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• 1 • 2 3 4 • • 5 6 7 8 9 • 10 11 12 • • 13 14 15 16 21 22 23 24 25 Q Now, I want you to look on page 2 related to antismoking organizations. This is a document dated June 8th, 1981. The prior documen t was dated April 1st, 1980. And just to recall, th e prior document talked about Wildavsky's paper, but also that he was backing out of the project. I don't know paper, but his work. Okay. But on Exhibit 14 on page 2, it indicates that "GB" -- who I -- well, let me -- G. B. is probably George Berman, is it not? A I think presum ably it is Gorge Berman. Q -- "will complete and circulate among the Group a summary of material developed for Chapter 3." Do you see that? A Yes Q You , I do. would believe Chapter 3 deals with antismoking organizations; correct? A I don't know. There's be en so many iterations of monographs or p apers or whatever, I'm not sure which chapter we're talking about. Q I think -- and I may be corrected by sharp-eyed counsel here, that Chapter 3 in a previous tn document, I think it was 12, refers to a ntismoking. I A Antismoking organizations. Q Is that correct? 159 I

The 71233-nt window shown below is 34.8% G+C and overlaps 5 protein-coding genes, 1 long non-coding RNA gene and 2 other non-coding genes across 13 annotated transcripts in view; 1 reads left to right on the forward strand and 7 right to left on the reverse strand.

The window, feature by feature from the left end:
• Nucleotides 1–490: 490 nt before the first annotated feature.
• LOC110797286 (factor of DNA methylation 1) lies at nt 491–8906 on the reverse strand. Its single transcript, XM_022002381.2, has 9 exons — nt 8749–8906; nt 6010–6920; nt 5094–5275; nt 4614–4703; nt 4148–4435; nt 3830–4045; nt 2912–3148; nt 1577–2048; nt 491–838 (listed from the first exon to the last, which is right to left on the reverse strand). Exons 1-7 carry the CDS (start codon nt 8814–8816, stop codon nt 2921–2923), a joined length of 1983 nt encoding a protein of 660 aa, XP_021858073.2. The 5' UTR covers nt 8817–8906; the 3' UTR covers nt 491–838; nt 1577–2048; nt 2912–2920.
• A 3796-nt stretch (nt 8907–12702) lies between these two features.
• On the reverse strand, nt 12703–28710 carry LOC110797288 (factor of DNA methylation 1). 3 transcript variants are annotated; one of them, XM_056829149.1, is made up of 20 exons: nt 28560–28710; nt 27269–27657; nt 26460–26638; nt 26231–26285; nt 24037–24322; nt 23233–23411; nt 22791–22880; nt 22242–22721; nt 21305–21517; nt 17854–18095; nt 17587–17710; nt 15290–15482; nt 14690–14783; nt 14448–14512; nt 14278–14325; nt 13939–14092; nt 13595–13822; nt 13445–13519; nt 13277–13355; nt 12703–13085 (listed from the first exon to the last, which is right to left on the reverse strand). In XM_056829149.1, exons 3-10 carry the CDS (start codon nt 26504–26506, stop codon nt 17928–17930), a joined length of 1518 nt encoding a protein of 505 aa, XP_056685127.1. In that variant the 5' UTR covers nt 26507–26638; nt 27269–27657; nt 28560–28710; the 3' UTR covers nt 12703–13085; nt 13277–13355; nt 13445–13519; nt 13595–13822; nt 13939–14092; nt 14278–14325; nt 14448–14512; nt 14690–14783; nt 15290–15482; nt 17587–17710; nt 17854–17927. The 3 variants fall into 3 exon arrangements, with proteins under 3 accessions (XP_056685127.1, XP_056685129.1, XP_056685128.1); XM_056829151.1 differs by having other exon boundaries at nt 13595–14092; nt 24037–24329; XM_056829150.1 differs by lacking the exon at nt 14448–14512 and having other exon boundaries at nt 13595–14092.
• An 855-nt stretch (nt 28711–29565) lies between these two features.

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• 1 • 2 3 4 • • 5 6 7 8 9 • 10 11 12 • • • • 13 14 15 16 17 18 19 20 21 22 23 24 25 A Chapter 3. Q Which document is that, if you can -- exhibit? A No. 12. Q Thank you. A You're welcome. Q What was the summary of materials that Mr. Berman developed as to the antismoking organizations? A I don't recall. Q It states that "Wildavsky paper should not be given to the Verband and RM will notify Bob Ely of this decision." Who is the Verband in that? A Verband is the German National Corporations organization. Q RM is who? A Presumably me. Q And did you notify Bob Ely of the decision not to give Verband the Wildavsky papers? A I don't recall if I did or did not. Q Can you think of why the Wildavsky papers should not go to Verband? A No, because I can't recall what was in the Wildavsky papers. Q In essence, it dealt with antismoking 0 1 160